Although having a series of friendly dates is the normal starting point in the Filipino way of courting, this may also begin through the process of "teasing", a process of "pairing off" a potential teenage or adult couple.

The teasing is done by peers or friends of the couple being matched.

This serenading practice was an influence adopted by the Filipinos from the Spaniards.

During the courtship process, a traditional Filipina is expected to play "hard to get", to act as if not interested, to be not flirty, and show utmost restraint, modesty, shyness, good upbringing, be well-mannered, demure, and reserved despite having great feelings for her admirer; a behavior culturally considered appropriate while being courted.

Conservativeness, together with repressing emotions and affection, was inherited by the Filipino woman from the colonial period under the Spaniards, a characteristic referred to as the Maria Clara attitude.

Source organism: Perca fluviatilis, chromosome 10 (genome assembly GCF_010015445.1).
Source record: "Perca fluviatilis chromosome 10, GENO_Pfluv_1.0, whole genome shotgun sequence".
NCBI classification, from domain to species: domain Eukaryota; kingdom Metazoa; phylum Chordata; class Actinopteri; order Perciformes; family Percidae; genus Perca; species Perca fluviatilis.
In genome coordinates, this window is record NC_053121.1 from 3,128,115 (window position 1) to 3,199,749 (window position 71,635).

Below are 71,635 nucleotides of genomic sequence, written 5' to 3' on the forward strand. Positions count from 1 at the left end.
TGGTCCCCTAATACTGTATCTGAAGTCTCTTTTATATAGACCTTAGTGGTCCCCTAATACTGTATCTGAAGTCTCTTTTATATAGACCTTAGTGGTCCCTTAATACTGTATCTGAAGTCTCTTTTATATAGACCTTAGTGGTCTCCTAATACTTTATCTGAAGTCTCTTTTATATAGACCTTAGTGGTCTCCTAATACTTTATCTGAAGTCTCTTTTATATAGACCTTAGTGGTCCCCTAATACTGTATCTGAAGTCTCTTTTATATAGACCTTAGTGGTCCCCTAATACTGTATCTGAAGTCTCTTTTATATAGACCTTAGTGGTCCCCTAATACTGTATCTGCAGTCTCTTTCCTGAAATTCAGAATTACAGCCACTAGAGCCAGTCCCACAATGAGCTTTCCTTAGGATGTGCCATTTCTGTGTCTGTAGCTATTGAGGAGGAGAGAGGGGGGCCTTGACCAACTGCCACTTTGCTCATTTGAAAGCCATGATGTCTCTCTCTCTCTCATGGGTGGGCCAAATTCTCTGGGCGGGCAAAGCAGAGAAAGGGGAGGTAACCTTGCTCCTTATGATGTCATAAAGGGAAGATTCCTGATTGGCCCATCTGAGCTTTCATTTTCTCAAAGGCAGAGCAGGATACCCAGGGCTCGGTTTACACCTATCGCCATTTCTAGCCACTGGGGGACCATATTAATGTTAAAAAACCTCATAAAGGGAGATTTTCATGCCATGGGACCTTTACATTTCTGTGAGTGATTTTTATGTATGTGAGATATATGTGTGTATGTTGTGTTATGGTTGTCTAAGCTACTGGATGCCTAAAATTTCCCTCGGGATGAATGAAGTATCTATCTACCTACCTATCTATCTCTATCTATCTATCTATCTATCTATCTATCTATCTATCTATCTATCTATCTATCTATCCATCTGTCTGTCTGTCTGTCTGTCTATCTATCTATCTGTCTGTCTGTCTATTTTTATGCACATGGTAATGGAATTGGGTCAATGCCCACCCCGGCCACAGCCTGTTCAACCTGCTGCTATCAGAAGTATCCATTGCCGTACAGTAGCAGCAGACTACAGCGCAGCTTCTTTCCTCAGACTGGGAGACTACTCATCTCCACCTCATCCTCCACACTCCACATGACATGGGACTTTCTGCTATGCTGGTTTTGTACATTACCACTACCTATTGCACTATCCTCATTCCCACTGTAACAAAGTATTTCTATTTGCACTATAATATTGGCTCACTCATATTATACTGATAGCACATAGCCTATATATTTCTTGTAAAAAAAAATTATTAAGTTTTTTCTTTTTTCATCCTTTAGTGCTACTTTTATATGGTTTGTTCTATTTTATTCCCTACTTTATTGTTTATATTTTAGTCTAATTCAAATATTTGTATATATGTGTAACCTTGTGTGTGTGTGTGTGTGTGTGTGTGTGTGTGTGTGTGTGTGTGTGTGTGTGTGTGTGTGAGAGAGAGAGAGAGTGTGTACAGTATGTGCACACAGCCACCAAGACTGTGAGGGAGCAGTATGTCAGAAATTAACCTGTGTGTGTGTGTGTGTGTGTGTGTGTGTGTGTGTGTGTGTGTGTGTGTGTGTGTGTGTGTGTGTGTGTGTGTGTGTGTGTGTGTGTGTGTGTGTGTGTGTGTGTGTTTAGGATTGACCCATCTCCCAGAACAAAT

After the girlfriend-boyfriend stage, engagement, and marriage follows.

Furthermore, this "testing phase" also helps a man who could be "torpe", a Filipino term for a suitor who is shy, "stupid", and feels cowardly, and is innocent and naïve in how to court a woman.

However, this type of admirer could overcome his shyness and naivety by asking for the help of a "tulay" (Filipino for "Bridge", whose role is similar to that of the Wingman in Western Cultures), typically a mutual friend of both the suitor and the admired, or a close friend of both families.

Dating couples are expected to be conservative and not perform public displays of affection for each other.

Traditionally, some courtship may last a number of years before the Filipino woman accepts her suitor as a boyfriend.

The suitor stops the courtship if he is quite sure that the woman does not reciprocate.